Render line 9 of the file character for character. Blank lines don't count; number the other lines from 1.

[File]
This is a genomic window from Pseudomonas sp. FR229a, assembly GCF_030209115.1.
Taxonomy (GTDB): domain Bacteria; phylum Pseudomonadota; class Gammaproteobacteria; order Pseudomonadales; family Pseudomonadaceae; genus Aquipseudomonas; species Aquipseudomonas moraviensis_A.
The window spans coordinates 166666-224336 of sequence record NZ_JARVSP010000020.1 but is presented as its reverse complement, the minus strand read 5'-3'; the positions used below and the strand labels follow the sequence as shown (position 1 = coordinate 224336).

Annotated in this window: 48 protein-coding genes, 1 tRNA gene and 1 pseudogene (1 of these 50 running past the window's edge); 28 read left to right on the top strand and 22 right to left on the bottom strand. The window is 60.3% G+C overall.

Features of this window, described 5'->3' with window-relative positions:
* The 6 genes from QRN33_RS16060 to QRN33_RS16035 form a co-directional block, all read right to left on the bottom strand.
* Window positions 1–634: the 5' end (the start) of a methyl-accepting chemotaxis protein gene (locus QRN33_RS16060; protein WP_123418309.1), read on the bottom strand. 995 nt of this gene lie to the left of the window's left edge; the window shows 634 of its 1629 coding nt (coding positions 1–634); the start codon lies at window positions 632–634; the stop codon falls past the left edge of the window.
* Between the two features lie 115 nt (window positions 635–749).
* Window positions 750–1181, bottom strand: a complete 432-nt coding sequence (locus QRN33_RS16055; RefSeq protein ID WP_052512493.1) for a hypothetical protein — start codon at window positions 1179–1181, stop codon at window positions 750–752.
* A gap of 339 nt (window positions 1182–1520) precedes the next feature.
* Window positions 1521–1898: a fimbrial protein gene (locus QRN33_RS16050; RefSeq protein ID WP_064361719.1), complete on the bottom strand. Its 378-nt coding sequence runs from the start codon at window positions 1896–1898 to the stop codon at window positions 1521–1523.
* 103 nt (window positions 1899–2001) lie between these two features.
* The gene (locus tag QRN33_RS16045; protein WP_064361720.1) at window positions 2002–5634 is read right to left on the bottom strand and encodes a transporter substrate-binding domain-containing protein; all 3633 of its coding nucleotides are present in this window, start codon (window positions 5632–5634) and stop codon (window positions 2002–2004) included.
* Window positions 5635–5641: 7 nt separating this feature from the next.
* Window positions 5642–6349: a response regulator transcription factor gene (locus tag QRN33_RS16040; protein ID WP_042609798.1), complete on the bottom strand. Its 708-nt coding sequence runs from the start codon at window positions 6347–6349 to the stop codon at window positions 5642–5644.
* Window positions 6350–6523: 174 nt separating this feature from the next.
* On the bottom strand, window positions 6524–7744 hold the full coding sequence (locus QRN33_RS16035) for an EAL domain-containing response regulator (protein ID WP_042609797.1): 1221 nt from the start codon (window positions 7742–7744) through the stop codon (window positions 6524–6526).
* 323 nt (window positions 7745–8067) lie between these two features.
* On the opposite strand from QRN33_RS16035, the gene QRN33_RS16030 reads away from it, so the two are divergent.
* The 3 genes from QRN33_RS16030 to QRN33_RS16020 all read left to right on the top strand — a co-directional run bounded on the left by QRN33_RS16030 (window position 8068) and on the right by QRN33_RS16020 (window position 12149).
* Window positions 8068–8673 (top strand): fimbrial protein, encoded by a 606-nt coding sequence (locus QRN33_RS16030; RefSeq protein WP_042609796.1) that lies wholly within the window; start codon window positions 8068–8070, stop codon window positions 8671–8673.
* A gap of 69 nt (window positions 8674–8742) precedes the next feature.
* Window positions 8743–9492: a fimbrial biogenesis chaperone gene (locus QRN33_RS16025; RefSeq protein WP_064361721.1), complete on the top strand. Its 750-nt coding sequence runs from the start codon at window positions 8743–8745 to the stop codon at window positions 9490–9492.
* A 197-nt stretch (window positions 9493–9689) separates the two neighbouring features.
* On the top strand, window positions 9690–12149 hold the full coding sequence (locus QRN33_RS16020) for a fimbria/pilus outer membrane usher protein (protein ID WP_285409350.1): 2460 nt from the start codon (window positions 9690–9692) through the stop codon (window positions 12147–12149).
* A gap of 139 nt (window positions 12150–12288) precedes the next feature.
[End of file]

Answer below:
* Window positions 750–1181, bottom strand: a complete 432-nt coding sequence (locus QRN33_RS16055; RefSeq protein ID WP_052512493.1) for a hypothetical protein — start codon at window positions 1179–1181, stop codon at window positions 750–752.